Advice to Writers: Always Leave
Always leave thread in the needle
Always leave thread in the needle and the sentence half-written.
The plunge into chill water is the hardest part, so leave the burner on, the hot tap running.
Don’t let ink sit in the pen for too long — it clogs the nib. You’ll lose time momentum interest scraping a dry point across your skin until the clot dissolves.
Always leave the iron on. You may return to find useful scorch marks, or with luck ashes you can read like tea leaves.
Fail to secure the lids of your garbage bins. While cleaning up the raccoon rummagings, you may happen upon lost notions or revelatory peelings. Sweep up the spilt verbs and reassemble them into cracked sentences. Smells are the best glue.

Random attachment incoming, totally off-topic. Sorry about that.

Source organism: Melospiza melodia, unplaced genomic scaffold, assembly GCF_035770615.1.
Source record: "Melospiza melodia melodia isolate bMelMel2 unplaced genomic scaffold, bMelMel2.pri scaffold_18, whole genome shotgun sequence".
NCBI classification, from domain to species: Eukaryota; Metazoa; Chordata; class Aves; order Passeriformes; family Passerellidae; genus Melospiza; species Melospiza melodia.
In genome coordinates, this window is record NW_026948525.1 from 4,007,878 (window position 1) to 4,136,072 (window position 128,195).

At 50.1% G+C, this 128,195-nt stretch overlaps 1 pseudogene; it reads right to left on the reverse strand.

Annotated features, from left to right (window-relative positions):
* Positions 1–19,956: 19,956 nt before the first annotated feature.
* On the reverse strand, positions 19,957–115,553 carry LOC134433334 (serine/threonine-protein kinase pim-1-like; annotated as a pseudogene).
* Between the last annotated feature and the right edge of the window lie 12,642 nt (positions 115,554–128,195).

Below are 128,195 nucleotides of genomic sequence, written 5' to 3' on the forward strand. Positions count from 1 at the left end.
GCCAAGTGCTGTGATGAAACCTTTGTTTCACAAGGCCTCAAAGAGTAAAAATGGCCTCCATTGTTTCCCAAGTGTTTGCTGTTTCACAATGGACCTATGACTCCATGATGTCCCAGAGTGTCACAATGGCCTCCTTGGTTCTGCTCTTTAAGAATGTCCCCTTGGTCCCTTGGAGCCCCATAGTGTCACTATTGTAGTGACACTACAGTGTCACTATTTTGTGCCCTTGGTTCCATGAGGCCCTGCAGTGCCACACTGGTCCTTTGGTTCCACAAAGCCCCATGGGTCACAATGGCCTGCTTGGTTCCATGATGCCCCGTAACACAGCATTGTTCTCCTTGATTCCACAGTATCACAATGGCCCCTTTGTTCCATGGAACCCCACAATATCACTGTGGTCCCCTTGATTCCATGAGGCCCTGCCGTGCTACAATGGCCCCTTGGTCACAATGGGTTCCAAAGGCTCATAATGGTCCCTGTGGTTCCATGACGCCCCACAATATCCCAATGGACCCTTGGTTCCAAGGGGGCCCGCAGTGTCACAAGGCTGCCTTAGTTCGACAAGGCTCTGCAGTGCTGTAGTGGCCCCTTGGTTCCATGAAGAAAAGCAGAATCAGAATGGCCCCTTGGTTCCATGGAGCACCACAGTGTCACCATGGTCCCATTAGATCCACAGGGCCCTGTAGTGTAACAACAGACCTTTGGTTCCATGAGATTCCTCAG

Likewise, ignore the door locks and alarm system. Go for a walk to give the burglars a bit of space. You’ll be amazed what matters when your treasures are trundled away in a shifty van. Sift through the unpawnables and notice the leap of joy when you discover a faded ticket stub in the scatter. Drop the stub and catch hold of the joy with both hands. Feel it flutter like a moth against your palms. Swallow it live.
Upturned drawers will yield the best nouns. Also peer under flowerpots after a good rain.
Garden without gloves and harvest spores from under your nails. Thorns leave the best tattoos.
Plunge your hands into the mayonnaise jar. Spread jam with a bare finger.
Amass more houseplants than you can properly care for. Name each leaf as it unfurls. Rename it when it falls. Check the underside for scratched messages.
The best travel agent is two kittens and a ball of yarn.